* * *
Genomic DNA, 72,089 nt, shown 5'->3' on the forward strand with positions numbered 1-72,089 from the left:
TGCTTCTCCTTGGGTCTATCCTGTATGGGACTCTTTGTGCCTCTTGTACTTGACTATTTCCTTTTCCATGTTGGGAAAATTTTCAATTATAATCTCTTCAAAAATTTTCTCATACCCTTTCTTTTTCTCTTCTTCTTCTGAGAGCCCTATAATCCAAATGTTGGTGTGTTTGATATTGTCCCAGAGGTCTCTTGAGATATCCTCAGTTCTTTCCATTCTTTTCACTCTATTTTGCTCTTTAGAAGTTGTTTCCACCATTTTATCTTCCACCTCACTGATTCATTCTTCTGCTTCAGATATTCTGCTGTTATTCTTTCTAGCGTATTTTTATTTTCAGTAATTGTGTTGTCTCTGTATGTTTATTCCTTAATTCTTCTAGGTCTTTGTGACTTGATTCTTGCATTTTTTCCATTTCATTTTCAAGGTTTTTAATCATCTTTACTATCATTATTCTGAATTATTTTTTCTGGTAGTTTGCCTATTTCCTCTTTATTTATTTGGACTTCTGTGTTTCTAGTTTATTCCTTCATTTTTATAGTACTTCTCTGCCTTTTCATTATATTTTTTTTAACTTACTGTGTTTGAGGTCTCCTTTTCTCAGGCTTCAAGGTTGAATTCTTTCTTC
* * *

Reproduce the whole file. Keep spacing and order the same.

Genomic DNA, 72,089 nt, shown 5'->3' on the forward strand with positions numbered 1-72,089 from the left:
TGCTTCTCCTTGGGTCTATCCTGTATGGGACTCTTTGTGCCTCTTGTACTTGACTATTTCCTTTTCCATGTTGGGAAAATTTTCAATTATAATCTCTTCAAAAATTTTCTCATACCCTTTCTTTTTCTCTTCTTCTTCTGAGAGCCCTATAATCCAAATGTTGGTGTGTTTGATATTGTCCCAGAGGTCTCTTGAGATATCCTCAGTTCTTTCCATTCTTTTCACTCTATTTTGCTCTTTAGAAGTTGTTTCCACCATTTTATCTTCCACCTCACTGATTCATTCTTCTGCTTCAGATATTCTGCTGTTATTCTTTCTAGCGTATTTTTATTTTCAGTAATTGTGTTGTCTCTGTATGTTTATTCCTTAATTCTTCTAGGTCTTTGTGACTTGATTCTTGCATTTTTTCCATTTCATTTTCAAGGTTTTTAATCATCTTTACTATCATTATTCTGAATTATTTTTTCTGGTAGTTTGCCTATTTCCTCTTTATTTATTTGGACTTCTGTGTTTCTAGTTTATTCCTTCATTTTTATAGTACTTCTCTGCCTTTTCATTATATTTTTTTTAACTTACTGTGTTTGAGGTCTCCTTTTCTCAGGCTTCAAGGTTGAATTCTTTCTTC